The Readout Damian Garde & Meghana Keshavan

Today begins the search for our fifth class of STAT Wunderkinds: the postdocs, residents, and other young scientists who are already doing groundbreaking work — and who will be worth watching in the years to come. Have someone in mind? You can find our nomination form here.

Promising results for a genetically targeted leukemia drug

Syndax Pharmaceuticals released new data this morning showing that its experimental drug, called SNDX-5613, induced complete remissions in patients with advanced leukemia harboring two different genetic alterations.

As STAT's Adam Feuerstein reports, the Syndax drug belongs to an emerging class of so-called menin inhibitors, which have the potential to become effective treatments for certain types of genetically defined leukemia that do not respond well to currently approved medicines. These drugs work by blocking the interaction of two proteins that prevents bone marrow cells from developing or differentiating into healthy cells. 

Read more.

The other, other Covid antibody company has raised nearly $500 million in a year

Adagio Therapeutics, founded by the outspoken biotech entrepreneur Tillman Gerngross, is betting that vaccines alone won’t be enough to end the Covid-19 pandemic. And, considering the nearly $500 million Adagio has raised since July, the idea has more than a few proponents.

As the Boston Globe reports, Adagio’s latest round amounts to $336 million, led by RA Capital Management and looping in previous investors including Fidelity, OrbiMed, and Polaris Partners. That follows a $50 million round over the summer and a $80 million fundraise in November. 

What they’re buying into is Adagio’s plot to develop a one-dose antibody therapy that could both keep Covid-19 patients out of the hospital and boost the effectiveness of available vaccines. Adagio, which spun out of Gerngross’s Adimab last year, is enrolling a worldwide trial to determine whether its under-the-skin injection can keep patients with moderate Covid-19 from getting sicker. 

Consumer genomics jumps the shark

If you’ve ever wanted to own an NFT of famed geneticist’s George Church’s genome, that is soon to be a thing you can do.

Nebula Genomics, a consumer testing company Church co-founded in 2018, will hold an auction for “a high-res artistic representation of his genome and likeness,” in the form of a non-fungible token, or NFT. The highest bidder will then technically own that representation — although as with NFTs of tweets, NBA highlights, and digital art, the operative definition of “own” is limited to basically saying the thing belongs to you. (Also you can already download Church’s genome for free.)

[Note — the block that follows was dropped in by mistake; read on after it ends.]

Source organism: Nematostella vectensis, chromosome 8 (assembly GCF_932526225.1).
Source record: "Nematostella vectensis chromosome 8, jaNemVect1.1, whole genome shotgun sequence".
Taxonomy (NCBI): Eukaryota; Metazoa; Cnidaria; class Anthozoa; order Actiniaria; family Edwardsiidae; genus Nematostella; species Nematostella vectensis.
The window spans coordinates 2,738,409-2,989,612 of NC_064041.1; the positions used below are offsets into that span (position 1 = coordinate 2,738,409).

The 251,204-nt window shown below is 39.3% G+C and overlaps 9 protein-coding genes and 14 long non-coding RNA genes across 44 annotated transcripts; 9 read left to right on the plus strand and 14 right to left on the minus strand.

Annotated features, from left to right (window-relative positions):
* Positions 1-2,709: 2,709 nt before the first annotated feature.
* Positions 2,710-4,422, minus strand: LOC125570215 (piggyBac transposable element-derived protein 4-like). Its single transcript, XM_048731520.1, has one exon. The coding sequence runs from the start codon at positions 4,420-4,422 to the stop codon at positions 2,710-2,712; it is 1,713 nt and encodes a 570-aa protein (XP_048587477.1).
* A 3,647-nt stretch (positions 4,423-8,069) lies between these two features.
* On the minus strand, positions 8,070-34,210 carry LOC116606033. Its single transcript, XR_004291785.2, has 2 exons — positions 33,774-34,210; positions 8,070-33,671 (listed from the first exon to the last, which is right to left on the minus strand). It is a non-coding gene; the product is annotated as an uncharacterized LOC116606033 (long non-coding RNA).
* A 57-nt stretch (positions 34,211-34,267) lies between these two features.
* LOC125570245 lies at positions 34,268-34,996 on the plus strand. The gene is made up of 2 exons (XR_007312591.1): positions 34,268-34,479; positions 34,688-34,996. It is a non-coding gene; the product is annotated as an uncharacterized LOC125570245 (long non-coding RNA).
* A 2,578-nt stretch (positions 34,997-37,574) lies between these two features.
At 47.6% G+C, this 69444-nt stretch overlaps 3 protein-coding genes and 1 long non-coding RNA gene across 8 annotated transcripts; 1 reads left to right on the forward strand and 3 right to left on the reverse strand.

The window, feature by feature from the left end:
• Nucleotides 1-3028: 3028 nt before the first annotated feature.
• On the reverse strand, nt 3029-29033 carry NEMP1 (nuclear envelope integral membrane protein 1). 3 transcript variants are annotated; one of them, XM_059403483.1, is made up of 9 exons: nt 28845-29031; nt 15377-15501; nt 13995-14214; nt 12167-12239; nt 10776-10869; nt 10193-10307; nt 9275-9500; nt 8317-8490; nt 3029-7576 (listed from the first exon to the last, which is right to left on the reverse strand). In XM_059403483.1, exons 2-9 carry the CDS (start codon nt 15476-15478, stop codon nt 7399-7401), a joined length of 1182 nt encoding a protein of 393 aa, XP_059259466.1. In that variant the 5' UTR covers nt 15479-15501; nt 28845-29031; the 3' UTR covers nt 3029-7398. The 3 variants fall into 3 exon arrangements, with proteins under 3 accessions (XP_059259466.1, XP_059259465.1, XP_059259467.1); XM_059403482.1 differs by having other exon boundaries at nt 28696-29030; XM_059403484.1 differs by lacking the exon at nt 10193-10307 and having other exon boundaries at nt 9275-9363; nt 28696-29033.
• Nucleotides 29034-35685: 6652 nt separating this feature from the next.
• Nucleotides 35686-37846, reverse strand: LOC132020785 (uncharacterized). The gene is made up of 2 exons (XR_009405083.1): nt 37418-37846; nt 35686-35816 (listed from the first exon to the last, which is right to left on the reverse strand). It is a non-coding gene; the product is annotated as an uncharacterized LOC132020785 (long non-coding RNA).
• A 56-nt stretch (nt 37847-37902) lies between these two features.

Despite appearances, this is not an of-the-moment way for a private company to raise money. Nebula has promised to donate its cut of the proceeds to charity, and it expects Church to do the same with his share.

But the stunt, and Nebula as a whole, presents something of an object lesson in market saturation for consumer genomics. Way back in 2018, Nebula’s business revolved around a cryptocurrency, traded on the blockchain, that entitled its holders to free genomic sequencing. Today, Nebula’s website makes no mention of those tokens. Instead, the company is auctioning an NFT to stand out in a world where simply telling people about their genomes has been pretty much commoditized.

What’s $500 between a patient and a massive insurance company?

The latest front in the ongoing fight over the power of PBMs centers on a $500 gift card, offered to patients in exchange for switching psoriasis medicines.

As STAT’s Ed Silverman reports, dozens of patient advocacy groups see that seemingly small incentive as a gross overreach on the part of powerful pharmacy benefit managers, or PBMs, one that could disempower doctors and threaten patient health.

It began when Cigna, an insurance giant with its own pharmacy services business, removed Novartis’s psoriasis treatment Cosenytx from some of its formularies. Many patients stayed on the drug anyway, so to entice them to switch to another, Cigna offered a $500 debit card in exchange. Doctors, patients, and pharmaceutical companies have long bemoaned the shadowy practice by which drugs end up on or off formularies, but Cigna’s move stands out as a particularly galling evolution, advocates said.

“They’re paying off the patients,” said Mark Lebwohl, dean for clinical therapeutics at Mount Sinai Hospital in New York. “It’s the first I’ve ever seen this done and it’s egregious, just awful,”

Read more.

More reads

  • FTC’s challenge to Illumina’s vertical merger with Grail is all wrong. (STAT)
  • CureVac’s shot could arrive just in time. (Bloomberg)
  • A new book traces the roots of the opioid crisis through the secretive Sackler family. (STAT)

Thanks for reading! Until tomorrow,

Tuesday, April 20, 2021


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